In 2006, Lesnar pursued a career in mixed martial arts (MMA), as he signed with Hero's and won his first fight, against Min-Soo Kim, in June 2007. He then signed with the Ultimate Fighting Championship (UFC) the following October. Lesnar lost in his UFC debut against Frank Mir and then won his second fight against Heath Herring. In November 2008, Lesnar defeated Randy Couture to become the UFC Heavyweight Champion. Shortly after a successful title defense in a rematch with Mir, Lesnar was sidelined due to diverticulitis. He would return at UFC 116 to defeat Interim UFC Heavyweight Champion Shane Carwin and unify the heavyweight championships, becoming the undisputed UFC Heavyweight Champion in the process. Lesnar then lost the championship to Cain Velasquez at UFC 121. In 2011, he was once again sidelined due to diverticulitis and underwent surgery on May 27. Lesnar returned at UFC 141 in December, losing to Alistair Overeem and promptly retiring from MMA. Lesnar was a box office sensation in UFC, as he took part in some of the bestselling pay-per-view events in UFC history, including UFC 100 and UFC 116. (Full article...)


Selected entertainment

The Great American Bash was a professional wrestling pay-per-view (PPV) event produced by World Wrestling Entertainment (WWE). It was the second Great American Bash under WWE, and 16th overall. It took place on July 24, 2005, at the HSBC Arena in Buffalo, New York. The event featured wrestlers and other talent that performed on the SmackDown! brand division.

The main event was Batista defending the World Heavyweight Championship against John "Bradshaw" Layfield (JBL). JBL won the match after Batista was disqualified, but did not win the title because a championship can only be won via pinfall or submission. One of the featured matches on the undercard was Rey Mysterio versus Eddie Guerrero, which Mysterio won by pinfall. The other was Orlando Jordan versus Chris Benoit for the WWE United States Championship, which Jordan won, also by pinfall.

The event grossed over US$375,000 in ticket sales from an attendance of 8,000, and received about 233,000 pay-per-view buys, the same amount as the following year's event. This enabled WWE's pay-per-view revenue to increase by $4.7 million from the previous year. When the 2005 event was released on DVD, it reached a peak position of second on Billboards DVD Sales Chart. The event was also available free of charge for Armed Forces members and their families. ('Full article...)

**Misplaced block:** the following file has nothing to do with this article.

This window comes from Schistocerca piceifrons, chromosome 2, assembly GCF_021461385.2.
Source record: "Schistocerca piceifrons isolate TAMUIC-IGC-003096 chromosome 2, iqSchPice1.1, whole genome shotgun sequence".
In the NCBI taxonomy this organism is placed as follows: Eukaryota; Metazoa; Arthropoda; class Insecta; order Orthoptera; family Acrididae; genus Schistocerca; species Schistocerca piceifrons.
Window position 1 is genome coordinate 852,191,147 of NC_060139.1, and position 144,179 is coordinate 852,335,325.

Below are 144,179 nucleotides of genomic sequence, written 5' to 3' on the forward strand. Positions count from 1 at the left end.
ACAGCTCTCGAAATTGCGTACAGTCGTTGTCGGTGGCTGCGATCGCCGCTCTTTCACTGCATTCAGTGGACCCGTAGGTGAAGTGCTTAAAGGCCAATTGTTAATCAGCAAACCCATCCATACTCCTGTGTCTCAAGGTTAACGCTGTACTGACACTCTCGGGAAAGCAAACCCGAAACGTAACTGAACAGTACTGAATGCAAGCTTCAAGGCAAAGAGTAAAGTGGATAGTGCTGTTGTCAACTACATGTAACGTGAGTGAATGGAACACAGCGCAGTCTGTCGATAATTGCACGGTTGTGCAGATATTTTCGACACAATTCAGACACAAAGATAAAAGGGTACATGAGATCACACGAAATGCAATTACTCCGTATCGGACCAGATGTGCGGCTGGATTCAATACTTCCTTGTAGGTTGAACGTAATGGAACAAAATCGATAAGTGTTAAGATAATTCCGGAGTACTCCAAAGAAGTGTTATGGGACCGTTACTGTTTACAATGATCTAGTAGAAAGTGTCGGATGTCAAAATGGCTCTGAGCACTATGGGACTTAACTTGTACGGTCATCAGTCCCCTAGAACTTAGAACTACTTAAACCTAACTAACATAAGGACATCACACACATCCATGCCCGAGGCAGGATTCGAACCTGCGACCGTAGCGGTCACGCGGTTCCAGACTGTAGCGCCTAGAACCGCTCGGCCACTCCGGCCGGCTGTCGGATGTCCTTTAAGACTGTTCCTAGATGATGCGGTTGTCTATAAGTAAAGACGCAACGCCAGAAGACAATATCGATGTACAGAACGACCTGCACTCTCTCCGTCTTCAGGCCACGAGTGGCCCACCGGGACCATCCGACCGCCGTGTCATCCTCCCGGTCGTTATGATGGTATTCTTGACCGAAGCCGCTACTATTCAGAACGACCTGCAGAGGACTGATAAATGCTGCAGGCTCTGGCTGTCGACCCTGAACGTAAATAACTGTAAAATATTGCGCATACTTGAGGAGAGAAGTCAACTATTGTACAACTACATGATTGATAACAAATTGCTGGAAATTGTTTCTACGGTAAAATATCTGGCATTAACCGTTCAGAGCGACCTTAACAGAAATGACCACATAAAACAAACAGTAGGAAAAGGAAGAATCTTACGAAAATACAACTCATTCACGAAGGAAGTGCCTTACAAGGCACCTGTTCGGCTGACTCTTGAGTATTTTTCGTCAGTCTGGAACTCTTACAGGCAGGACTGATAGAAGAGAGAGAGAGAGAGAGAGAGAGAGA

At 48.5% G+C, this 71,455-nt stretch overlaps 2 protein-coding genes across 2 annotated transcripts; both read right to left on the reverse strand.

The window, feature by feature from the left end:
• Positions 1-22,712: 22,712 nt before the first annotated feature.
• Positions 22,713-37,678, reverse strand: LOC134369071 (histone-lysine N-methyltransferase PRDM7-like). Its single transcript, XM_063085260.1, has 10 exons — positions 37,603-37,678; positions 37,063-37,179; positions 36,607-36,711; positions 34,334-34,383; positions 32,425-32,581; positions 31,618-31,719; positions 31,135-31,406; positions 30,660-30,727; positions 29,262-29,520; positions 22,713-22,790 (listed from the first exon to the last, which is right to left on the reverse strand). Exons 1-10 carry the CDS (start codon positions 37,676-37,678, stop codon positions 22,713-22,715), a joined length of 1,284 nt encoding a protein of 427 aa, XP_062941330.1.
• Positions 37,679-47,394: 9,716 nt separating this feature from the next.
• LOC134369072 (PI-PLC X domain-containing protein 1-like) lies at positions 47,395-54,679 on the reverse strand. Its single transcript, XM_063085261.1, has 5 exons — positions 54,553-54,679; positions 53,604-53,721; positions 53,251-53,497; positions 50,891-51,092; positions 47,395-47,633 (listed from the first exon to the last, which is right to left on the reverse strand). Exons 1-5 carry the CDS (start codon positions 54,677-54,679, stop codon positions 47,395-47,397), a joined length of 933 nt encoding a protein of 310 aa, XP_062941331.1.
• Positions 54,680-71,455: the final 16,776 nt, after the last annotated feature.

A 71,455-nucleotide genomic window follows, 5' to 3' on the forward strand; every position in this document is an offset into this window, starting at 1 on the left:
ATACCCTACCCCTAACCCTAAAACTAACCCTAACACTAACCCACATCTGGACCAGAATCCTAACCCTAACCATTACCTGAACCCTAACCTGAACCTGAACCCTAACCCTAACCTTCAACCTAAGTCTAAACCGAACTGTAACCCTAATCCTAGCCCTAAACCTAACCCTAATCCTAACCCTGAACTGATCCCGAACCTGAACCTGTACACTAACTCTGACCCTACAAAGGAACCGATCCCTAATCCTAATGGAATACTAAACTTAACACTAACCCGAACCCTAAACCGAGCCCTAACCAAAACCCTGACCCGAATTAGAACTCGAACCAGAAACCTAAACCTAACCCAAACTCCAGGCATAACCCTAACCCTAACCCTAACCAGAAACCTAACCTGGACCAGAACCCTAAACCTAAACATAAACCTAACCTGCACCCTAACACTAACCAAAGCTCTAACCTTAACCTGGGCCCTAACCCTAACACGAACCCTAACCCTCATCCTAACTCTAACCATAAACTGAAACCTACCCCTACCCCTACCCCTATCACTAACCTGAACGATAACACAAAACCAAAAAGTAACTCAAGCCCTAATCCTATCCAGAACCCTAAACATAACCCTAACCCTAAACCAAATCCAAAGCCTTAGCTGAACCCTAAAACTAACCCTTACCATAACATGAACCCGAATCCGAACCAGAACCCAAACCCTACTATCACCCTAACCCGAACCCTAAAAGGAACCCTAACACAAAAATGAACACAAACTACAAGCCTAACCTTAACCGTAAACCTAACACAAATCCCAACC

Selected image


Final of the Challenge Réseau Ferré de France–Trophée Monal 2012 (épée world cup tournament in Paris): Diego Confalonieri (left) and Fabian Kauter (right).
Credit: Marie-Lan Nguyen

The épée (English: /ˈɛp/ or /ˈp/, French pronunciation: ​[epe]), sometimes spelled epee in English, is the largest and heaviest of the three weapons used in the sport of fencing. The modern épée derives from the 19th-century épée de combat, a weapon which itself derives from the French small sword.

As a thrusting weapon, the épée is similar to a foil (contrasted with a sabre, which is designed for slashing). It has a stiffer blade than a foil. It is triangular in cross-section with a V-shaped groove called a fuller. The épée also has a larger bell guard and weighs more. The techniques of their use differ, as there are no rules regarding priority and right of way. Thus, immediate counterattacks are a common feature of épée fencing. In addition, the entire body is a valid target area. (Full article...)


Selected quote


The true science of martial arts means practicing them in such a way that they will be useful at any time, and to teach them in such a way that they will be useful in all things.